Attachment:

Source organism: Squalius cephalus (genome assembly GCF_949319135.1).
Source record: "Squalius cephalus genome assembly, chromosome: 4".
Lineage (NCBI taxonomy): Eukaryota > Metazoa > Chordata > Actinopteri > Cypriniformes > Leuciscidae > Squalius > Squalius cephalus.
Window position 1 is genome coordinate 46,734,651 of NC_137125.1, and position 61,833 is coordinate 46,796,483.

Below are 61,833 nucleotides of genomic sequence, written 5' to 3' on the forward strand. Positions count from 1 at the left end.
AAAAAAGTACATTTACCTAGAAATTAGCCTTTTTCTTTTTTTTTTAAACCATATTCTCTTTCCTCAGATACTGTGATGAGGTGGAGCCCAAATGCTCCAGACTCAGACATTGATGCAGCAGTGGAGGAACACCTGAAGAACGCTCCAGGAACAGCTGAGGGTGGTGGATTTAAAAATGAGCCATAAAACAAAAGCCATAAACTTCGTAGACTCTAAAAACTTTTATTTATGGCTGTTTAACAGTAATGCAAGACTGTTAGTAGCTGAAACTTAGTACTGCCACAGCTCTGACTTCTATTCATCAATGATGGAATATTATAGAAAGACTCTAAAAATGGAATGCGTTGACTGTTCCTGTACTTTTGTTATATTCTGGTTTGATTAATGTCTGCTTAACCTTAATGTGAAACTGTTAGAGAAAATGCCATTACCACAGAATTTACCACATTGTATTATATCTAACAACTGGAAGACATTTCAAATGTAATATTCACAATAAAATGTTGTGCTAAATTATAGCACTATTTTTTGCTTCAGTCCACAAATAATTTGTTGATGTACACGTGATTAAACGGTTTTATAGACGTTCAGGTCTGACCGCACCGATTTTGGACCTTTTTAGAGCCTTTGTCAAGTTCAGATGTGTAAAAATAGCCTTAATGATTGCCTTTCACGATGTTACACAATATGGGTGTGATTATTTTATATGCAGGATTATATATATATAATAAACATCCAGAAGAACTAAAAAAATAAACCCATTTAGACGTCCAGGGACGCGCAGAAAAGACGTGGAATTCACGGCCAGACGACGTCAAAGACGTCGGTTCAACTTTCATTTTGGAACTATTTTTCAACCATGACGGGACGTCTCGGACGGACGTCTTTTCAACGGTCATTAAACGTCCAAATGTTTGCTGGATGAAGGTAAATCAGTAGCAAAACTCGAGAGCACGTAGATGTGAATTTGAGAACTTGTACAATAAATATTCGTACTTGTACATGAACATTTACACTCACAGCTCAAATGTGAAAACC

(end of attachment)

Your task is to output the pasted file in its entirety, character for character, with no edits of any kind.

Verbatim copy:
Source organism: Squalius cephalus (genome assembly GCF_949319135.1).
Source record: "Squalius cephalus genome assembly, chromosome: 4".
Lineage (NCBI taxonomy): Eukaryota > Metazoa > Chordata > Actinopteri > Cypriniformes > Leuciscidae > Squalius > Squalius cephalus.
Window position 1 is genome coordinate 46,734,651 of NC_137125.1, and position 61,833 is coordinate 46,796,483.

Below are 61,833 nucleotides of genomic sequence, written 5' to 3' on the forward strand. Positions count from 1 at the left end.
AAAAAAGTACATTTACCTAGAAATTAGCCTTTTTCTTTTTTTTTTAAACCATATTCTCTTTCCTCAGATACTGTGATGAGGTGGAGCCCAAATGCTCCAGACTCAGACATTGATGCAGCAGTGGAGGAACACCTGAAGAACGCTCCAGGAACAGCTGAGGGTGGTGGATTTAAAAATGAGCCATAAAACAAAAGCCATAAACTTCGTAGACTCTAAAAACTTTTATTTATGGCTGTTTAACAGTAATGCAAGACTGTTAGTAGCTGAAACTTAGTACTGCCACAGCTCTGACTTCTATTCATCAATGATGGAATATTATAGAAAGACTCTAAAAATGGAATGCGTTGACTGTTCCTGTACTTTTGTTATATTCTGGTTTGATTAATGTCTGCTTAACCTTAATGTGAAACTGTTAGAGAAAATGCCATTACCACAGAATTTACCACATTGTATTATATCTAACAACTGGAAGACATTTCAAATGTAATATTCACAATAAAATGTTGTGCTAAATTATAGCACTATTTTTTGCTTCAGTCCACAAATAATTTGTTGATGTACACGTGATTAAACGGTTTTATAGACGTTCAGGTCTGACCGCACCGATTTTGGACCTTTTTAGAGCCTTTGTCAAGTTCAGATGTGTAAAAATAGCCTTAATGATTGCCTTTCACGATGTTACACAATATGGGTGTGATTATTTTATATGCAGGATTATATATATATAATAAACATCCAGAAGAACTAAAAAAATAAACCCATTTAGACGTCCAGGGACGCGCAGAAAAGACGTGGAATTCACGGCCAGACGACGTCAAAGACGTCGGTTCAACTTTCATTTTGGAACTATTTTTCAACCATGACGGGACGTCTCGGACGGACGTCTTTTCAACGGTCATTAAACGTCCAAATGTTTGCTGGATGAAGGTAAATCAGTAGCAAAACTCGAGAGCACGTAGATGTGAATTTGAGAACTTGTACAATAAATATTCGTACTTGTACATGAACATTTACACTCACAGCTCAAATGTGAAAACC